But this post is not meant to be a critical evaluation of Troell's oeuvre, in all its strengths and weaknesses, but a celebration of a remarkable filmmaker on his 90th birthday!

Friday 9 July 2021

1930 to 1945 by the numbers Part V (adaptations or original stories at the box office)

One of the more common complaints about contemporary Hollywood is that they have run out of ideas and are only recycling already well-known materials and doing remakes and adaptations. It is not only a common complaint now, but it has almost always been a common complaint. Some claim that this is what ruined Hollywood in the late 1970s, that pre-packaged films based on famous books/comics/shows took over what had once been a place of original ideas. But as I pointed out in one of my articles about "New Hollywood" it has always been the case that Hollywood bought the rights to whatever was big and successful and made a film adaptation of it. There is nothing wrong with that, and it is not something that is unique to Hollywood, or to mainstream films. Cinema as an art form is to a large extent built on adapting stories already told in some other art form, whether novels, plays, short stories, songs, poems, essays, or other films. Bergman, Fassbinder, Akerman, Kurosawa, Visconti, Zetterling, Hitchcock, Ford, Tarkovsky, Hawks, Troell, Denis, Truffaut; they have all made films based on other material instead of original stories. That is not particularly interesting. It is what they do with the material that matters. And so it is in Hollywood at the height of the studio era. Continuing my project of investigating the period 1930 to 1945 (read introduction here), I will now take a look at this topic. How many of the box office hits from those years were adaptations, and what were they adapted from, and how many were original stories?

Here are the lists of all films, year for year, and what their source material was. (All the necessary caveats are presented here.) I make a distinction between novel and book, and use the latter when it is a work of non-fiction. The first list is 1930 to 1935, then 1936 to 1941, and then 1942 to 1945. Films marked with yellow are those I believe should be counted among the top ten box office hits of that year but I have not had it confirmed. The many films made in 1943 and 1944 explicitly to boost the morale of troops during World War 2 are difficult to classify.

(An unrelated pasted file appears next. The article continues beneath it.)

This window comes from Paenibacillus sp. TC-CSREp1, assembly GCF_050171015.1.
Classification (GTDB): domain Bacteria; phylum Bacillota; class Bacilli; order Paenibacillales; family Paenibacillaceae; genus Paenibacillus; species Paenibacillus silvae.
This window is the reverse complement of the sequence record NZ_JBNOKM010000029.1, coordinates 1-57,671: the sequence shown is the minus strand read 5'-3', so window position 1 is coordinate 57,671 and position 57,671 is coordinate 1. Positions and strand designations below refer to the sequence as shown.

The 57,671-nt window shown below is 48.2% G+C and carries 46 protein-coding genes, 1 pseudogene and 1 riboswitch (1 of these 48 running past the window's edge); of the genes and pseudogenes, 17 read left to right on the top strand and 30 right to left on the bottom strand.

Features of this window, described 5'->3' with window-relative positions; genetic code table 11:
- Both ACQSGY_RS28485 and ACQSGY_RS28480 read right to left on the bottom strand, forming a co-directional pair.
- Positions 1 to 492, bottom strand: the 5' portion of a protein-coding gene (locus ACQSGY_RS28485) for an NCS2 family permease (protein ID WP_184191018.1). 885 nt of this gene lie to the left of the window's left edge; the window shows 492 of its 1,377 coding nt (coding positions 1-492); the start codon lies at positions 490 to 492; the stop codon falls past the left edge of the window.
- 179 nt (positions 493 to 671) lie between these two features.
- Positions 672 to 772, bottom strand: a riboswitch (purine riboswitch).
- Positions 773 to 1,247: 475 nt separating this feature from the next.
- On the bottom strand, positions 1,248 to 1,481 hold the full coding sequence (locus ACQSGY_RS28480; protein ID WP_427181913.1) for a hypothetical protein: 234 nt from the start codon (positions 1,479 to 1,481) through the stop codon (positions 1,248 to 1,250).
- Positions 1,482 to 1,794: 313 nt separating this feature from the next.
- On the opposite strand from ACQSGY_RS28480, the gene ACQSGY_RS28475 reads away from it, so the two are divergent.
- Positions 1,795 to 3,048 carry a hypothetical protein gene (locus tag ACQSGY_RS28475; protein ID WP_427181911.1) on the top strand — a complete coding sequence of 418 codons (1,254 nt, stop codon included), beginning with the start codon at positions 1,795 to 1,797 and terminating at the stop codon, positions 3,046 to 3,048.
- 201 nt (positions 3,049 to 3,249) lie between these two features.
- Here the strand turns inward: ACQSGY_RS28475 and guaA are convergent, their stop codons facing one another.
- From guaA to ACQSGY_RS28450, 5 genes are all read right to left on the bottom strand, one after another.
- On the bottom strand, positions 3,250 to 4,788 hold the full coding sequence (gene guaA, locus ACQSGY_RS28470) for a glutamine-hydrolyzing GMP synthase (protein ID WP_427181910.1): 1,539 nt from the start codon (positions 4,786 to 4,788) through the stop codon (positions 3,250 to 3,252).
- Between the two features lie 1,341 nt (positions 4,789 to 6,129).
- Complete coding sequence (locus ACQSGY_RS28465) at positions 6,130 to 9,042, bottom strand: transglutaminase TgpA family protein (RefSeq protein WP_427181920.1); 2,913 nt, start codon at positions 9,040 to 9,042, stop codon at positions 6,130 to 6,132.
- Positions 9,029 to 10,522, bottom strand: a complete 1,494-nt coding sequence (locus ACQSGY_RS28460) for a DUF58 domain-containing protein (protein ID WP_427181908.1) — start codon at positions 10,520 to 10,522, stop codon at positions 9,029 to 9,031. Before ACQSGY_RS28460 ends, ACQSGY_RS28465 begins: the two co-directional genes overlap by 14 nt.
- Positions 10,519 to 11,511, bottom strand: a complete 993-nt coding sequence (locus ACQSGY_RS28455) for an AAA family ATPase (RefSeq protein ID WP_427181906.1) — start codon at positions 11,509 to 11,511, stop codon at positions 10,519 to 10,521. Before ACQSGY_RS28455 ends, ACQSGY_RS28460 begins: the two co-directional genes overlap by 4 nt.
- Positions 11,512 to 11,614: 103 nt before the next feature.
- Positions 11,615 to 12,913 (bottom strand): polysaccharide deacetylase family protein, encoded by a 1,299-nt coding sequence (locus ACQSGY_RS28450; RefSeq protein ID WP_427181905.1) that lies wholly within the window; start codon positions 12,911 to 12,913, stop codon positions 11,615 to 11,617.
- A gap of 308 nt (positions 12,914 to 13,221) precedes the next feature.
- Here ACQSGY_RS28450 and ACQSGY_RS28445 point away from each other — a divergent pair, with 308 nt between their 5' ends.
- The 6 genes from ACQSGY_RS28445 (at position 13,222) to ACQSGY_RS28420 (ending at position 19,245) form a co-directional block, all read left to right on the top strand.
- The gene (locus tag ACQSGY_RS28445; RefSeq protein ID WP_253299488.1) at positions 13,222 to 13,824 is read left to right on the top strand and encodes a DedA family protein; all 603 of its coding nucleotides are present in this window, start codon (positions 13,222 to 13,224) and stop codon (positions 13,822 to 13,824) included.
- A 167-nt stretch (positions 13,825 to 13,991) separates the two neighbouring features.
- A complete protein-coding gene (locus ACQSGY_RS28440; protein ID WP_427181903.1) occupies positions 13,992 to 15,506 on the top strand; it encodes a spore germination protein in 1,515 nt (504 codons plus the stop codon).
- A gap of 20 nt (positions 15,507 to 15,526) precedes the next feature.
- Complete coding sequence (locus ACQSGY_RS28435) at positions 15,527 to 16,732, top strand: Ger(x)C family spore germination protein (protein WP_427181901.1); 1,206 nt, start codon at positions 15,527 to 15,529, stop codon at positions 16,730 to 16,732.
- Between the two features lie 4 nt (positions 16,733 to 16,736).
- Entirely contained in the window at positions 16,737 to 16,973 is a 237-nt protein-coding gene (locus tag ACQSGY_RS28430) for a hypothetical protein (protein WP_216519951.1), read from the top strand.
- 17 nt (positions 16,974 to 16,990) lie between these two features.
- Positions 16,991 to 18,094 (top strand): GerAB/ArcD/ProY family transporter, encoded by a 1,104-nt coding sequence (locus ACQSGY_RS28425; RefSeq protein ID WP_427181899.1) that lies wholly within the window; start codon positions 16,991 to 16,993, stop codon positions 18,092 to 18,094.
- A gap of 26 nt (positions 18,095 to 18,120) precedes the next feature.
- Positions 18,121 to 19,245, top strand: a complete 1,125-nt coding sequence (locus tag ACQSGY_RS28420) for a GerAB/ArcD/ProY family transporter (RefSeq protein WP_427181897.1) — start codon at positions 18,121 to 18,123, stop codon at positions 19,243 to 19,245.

Out of 166 films, 42% were original stories (70 films), making it the most common form. 50 were adaptations of books, 17 of plays, and 15 of short stories or novellas. The rest were based on other things, like radio shows or operettas. Most of those 17 adaptations of plays were made in the first half of the 1930s, after which they almost disappeared.

One thing to consider is that there is not much point in making distinctions between original stories and adaptations. The quality or originality of a given film is almost completely unrelated to that factor. It is not always easy to decide whether a film is an original story or not, as there are many layers and various factors involved. If a film is based on a novel but entirely rewritten so that all that remains are some characters and the setting, is it even relevant to call it an adaptation. What is an original story anyway? Above I have marked a film as an original story only if it has not got any specific source of any kind. But that does not mean that those stories are more original or that the others are less interesting or daring.

In an upcoming post I will compare the figures presented here with the Academy Award nominees for best film and see whether there are more, fewer, or the same amount of adaptations among them. 


Previous posts in the 1930-1945 project are: